The team had less than seven weeks to strategize, design, build, and test a robot to be ready for competition in addition to writing proposals and award submissions and documenting the entire process, according to Provost.
David Provost’s son Brian Provost is a junior at Littleton High School and the team’s robot driver during competitions.
“I think what hooked me was how immersive FIRST was and how much I learned in such a short time,” Brian said. “You’re actually designing, planning, building, and testing something that eventually works. You don’t really get that out of a lot of other things that you can find at high school.”
Zac Temple is one of the team’s adult mentors. Temple was a part of his FIRST at Nashoba Regional High School and wanted to be involved with a rookie team when he connected with the Littleton team.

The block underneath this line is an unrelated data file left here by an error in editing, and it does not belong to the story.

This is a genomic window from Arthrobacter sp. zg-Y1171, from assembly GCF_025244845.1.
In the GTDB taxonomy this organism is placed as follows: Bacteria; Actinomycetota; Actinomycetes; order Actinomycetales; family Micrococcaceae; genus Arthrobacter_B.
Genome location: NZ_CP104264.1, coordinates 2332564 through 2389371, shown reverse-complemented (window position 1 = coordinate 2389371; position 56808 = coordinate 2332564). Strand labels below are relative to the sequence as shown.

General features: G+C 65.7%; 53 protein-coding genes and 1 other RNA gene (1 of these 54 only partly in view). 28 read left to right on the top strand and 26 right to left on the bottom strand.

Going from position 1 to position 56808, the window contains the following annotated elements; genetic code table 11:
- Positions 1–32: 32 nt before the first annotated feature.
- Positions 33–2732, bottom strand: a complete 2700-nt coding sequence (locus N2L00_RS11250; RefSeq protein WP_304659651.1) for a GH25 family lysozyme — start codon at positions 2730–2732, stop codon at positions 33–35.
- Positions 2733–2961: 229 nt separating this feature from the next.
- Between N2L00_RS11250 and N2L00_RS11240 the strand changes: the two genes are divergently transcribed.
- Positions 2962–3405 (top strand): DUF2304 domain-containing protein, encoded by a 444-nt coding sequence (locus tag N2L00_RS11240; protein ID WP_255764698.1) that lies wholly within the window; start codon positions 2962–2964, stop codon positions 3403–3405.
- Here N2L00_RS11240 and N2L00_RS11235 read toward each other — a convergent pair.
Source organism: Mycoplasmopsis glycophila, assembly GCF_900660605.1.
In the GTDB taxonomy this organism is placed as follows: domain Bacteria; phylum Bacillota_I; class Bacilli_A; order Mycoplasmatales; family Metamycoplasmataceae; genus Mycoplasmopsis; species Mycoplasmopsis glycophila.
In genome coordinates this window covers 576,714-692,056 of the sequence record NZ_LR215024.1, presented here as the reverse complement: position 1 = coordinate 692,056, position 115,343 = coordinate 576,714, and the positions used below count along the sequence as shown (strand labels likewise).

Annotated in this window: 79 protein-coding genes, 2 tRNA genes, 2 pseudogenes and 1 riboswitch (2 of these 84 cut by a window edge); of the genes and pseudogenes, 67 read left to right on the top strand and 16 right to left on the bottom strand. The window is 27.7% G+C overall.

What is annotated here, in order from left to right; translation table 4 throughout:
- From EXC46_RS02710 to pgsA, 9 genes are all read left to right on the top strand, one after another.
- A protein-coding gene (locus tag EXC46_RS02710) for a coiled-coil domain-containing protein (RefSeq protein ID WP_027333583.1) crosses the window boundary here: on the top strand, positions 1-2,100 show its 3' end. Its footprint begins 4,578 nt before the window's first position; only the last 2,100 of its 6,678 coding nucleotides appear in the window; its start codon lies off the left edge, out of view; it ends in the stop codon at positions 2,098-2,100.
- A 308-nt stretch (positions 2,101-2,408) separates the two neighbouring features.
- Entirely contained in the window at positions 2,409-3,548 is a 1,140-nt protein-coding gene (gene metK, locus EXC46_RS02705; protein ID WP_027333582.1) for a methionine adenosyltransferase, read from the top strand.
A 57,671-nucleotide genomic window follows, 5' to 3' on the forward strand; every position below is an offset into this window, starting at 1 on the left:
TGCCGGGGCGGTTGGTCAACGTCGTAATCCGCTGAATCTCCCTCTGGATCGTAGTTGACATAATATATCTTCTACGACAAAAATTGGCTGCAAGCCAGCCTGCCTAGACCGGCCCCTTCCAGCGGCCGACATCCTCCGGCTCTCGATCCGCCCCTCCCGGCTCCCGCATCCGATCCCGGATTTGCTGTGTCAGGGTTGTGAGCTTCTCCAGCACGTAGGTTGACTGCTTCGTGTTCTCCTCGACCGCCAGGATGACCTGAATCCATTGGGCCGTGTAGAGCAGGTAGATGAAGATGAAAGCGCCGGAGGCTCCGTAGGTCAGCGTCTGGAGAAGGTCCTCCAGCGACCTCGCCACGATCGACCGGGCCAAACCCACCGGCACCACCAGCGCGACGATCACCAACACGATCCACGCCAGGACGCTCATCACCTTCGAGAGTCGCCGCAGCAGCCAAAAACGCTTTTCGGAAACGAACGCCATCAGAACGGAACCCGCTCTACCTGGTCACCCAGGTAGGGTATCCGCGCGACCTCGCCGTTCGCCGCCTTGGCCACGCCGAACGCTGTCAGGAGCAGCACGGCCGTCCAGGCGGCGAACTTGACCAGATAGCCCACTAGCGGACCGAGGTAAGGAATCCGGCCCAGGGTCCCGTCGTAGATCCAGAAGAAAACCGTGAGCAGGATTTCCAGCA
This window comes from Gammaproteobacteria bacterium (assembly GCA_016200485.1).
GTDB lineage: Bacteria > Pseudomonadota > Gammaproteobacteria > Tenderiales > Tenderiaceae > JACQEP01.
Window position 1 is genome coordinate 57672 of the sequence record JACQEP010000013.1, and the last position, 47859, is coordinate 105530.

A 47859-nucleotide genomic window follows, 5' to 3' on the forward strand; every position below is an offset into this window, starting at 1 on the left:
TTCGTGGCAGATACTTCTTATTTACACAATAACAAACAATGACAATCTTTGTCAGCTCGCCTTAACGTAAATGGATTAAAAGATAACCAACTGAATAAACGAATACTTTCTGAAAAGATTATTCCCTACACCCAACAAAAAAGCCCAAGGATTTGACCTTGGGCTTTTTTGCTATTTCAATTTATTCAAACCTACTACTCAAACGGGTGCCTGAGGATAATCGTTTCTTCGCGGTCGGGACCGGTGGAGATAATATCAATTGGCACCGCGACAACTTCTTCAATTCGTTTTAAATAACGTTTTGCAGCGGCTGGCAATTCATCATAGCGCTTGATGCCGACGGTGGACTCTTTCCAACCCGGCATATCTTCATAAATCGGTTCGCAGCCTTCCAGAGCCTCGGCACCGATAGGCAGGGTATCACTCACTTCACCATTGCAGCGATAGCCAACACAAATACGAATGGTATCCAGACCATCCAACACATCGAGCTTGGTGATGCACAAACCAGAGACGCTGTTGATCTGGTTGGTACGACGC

“It is a far more realistic view at engineering than I think a lot of kids have in their head,” Temple said.
Elliot Bonner, a freshman at the Parker Charter Essential School in Devens, is the team’s coder as well as the robot’s operator, controlling its functions and actions aside from driving.
“I think it’s good for the team in the future to do good at a first event like this because it helps get more people to join if we’re a good team and it’s desirable to be a part of it,” Bonner said.
Littleton High School sophomore Sreenidhi Chalimadugu had no prior experience with robotics before she joined the team.
“I was just really fascinated since the beginning with the whole design process and actually getting to build something on your own with a team,” Chalimadugu said.